Fish and Wildlife Almanac

May 9, 2022


DNR urges people to leave deer fawns alone

The Minnesota Department of Natural Resources asks that people avoid disturbing or touching deer fawns, which are born around this time of year.

Most fawns are born in mid-May to mid-June, and fawns do not attempt to evade predators during their first few weeks of life. Instead, they remain still to avoid being seen. During these times, fawns are learning critical survival skills from their mothers but are often left on their own while their mothers forage watchfully nearby.

Be assured deer fawns are likely fine even if they look abandoned or fragile. Even if the fawn is known to be wounded or abandoned due to car strike or animal attack, do not transport it until you talk to a wildlife rehabilitator. For more information about what to do if you find fawns or other species of baby wild animals, visit the DNR website.

DNR reminds anglers to know and follow northern pike zone regulations

The Minnesota Department of Natural Resources reminds anglers who might want to keep northern pike to familiarize themselves with the regulations and be prepared to measure the fish. Minnesota has three northern pike zones that apply to inland waters and reflect the differing characteristics of pike populations across the state:

  • North-central: Limit of 10 northern pike; anglers must release all fish 22 to 26 inches, with only two fish  longer than 26 inches allowed in possession. 
  • Northeast: Limit of two northern pike; anglers must release all fish 30 to 40 inches, with only one fish over 40 inches allowed in possession.
  • South: Limit of two northern pike; minimum size 24 inches.

Throughout the state, special regulations that cover individual lakes, rivers and streams remain in effect and take precedence over the zone regulations. The northern pike zone regulations do not apply to border waters. More information about northern pike zones, including a zone map, is available on the DNR’s northern pike page.

DNR offers tips on how to catch, release fish

Anglers who intend to release any of the fish they catch can boost the chances those fish will survive by following best practices for catch and release.

Set the hook quickly to avoid hooking a fish in the stomach or gills. Before handling the fish, wet your hands to prevent removal of the fish’s protective slime coating. If possible, unhook and release the fish while it is still in the water. If a hook is deep in the fish, cut the line and leave the hook in the fish.

When holding the fish out of the water, support it with both hands using a firm, gentle grip. It is ok to measure the fish and take a photo; however, minimize the time the fish is out of the water. Anglers intending to release a fish should not place it on a stringer or in a live well.

To release a fish, hold it horizontally in the water by cradling it under its belly. If needed, revive the fish by slowly moving it forward and backward in the water until it swims away. An alternative to this method is cupping your hand and splashing water into the fish’s mouth and out the gills while holding the fish stationary on the surface of the water. Harvest a fish that can be legally kept if it is bleeding extensively or cannot right itself in the water.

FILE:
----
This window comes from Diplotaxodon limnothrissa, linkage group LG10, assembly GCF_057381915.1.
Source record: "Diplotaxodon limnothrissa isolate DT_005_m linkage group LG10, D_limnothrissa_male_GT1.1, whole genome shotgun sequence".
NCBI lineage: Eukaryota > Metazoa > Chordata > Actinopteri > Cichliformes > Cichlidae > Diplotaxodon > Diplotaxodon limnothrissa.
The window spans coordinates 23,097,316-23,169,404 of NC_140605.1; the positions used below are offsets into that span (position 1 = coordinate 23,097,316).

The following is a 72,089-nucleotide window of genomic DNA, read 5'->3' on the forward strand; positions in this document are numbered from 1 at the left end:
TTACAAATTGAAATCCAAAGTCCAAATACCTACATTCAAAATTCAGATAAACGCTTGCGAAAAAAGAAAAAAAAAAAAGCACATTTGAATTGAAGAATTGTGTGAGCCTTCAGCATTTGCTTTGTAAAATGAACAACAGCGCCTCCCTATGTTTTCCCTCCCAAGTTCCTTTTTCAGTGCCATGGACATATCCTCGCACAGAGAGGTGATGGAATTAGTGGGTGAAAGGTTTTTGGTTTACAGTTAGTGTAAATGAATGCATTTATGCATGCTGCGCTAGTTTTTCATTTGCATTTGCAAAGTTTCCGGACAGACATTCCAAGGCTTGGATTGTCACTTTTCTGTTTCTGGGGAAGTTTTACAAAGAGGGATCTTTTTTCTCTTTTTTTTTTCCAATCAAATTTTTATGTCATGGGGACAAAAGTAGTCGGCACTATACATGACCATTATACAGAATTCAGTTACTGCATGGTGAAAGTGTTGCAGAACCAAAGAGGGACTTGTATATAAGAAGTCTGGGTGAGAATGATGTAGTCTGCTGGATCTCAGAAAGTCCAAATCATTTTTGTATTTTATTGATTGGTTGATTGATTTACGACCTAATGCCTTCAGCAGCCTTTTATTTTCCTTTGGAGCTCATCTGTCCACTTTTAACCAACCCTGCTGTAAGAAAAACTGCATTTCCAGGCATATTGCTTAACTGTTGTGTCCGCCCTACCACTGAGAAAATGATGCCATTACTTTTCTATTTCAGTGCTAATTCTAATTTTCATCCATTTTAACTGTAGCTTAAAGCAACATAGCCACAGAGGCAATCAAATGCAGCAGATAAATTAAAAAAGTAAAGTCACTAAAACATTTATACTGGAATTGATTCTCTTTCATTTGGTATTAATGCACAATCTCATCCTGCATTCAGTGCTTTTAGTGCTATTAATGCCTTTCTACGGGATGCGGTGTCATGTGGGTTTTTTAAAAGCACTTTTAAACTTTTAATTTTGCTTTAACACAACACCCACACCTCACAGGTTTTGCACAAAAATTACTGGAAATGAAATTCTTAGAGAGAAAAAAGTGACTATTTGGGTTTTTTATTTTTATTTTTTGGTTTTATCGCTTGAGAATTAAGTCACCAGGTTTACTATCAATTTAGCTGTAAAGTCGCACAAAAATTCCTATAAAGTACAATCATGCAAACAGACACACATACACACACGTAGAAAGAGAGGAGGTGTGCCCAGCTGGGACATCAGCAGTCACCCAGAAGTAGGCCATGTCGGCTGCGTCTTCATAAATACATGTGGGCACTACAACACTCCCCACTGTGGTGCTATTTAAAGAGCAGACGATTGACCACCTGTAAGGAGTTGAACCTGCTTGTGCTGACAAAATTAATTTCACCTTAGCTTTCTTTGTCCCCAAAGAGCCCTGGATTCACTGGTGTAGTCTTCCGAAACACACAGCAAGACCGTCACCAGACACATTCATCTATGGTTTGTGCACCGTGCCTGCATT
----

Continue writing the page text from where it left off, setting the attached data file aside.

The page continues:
Find other catch-and-release tips related to fishing equipment, and a video of how to handle large fish like flathead catfish, lake sturgeon or muskellunge, at the Minnesota DNR catch and release page.

Get your fishing questions answered on DNR fishing webpage

The Minnesota Department of Natural Resources has a fishing page to help answer angler questions. The page answers questions like: What species can I fish for? What kind of bait is legal? What kind of fish can I keep?

The page also is a mobile-friendly destination for information on when, where and how to fish. Users will find links to LakeFinder, which provides maps and detailed information on lakes throughout the state, and the new StreamFinder tool that provides a description, species list, regulations and access information for trout streams throughout Minnesota. The DNR fishing page also includes an online version of Minnesota fishing regulations, plus an online version of the 2022 Minnesota Fishing Regulations booklet, which is also available in print anywhere DNR licenses are sold.

DNR webinars cover fishing lures, walleye fishing basics

The Minnesota Department of Natural Resources invites Minnesotans interested in fishing, wildlife and outdoor skills to tune into upcoming webinars that will discuss fishing lure  choices and walleye fishing basics.

The first, on DNR staff’s favorite fishing lures, will be at noon Wednesday, May 11. As the fishing season opener nears for many of Minnesota’s game fish, DNR staff members will share some of their top picks for fishing lures and how to use them.

The second webinar, on walleye fishing for beginners, will be at noon Wednesday, May 18. Join pro-angler and bait shop owner Nancy Koep as she covers the basics of walleye fishing.

The webinars are part of the DNR’s Minnesota Outdoor Skills and Stewardship Series, which aims to give participants quick, relevant information on upcoming seasons and events, as well as skills to enjoy these opportunities. The webinars are free, but registration is required. More information, including registration information for webinars, is available on the outdoor skills and stewardship page of the DNR website.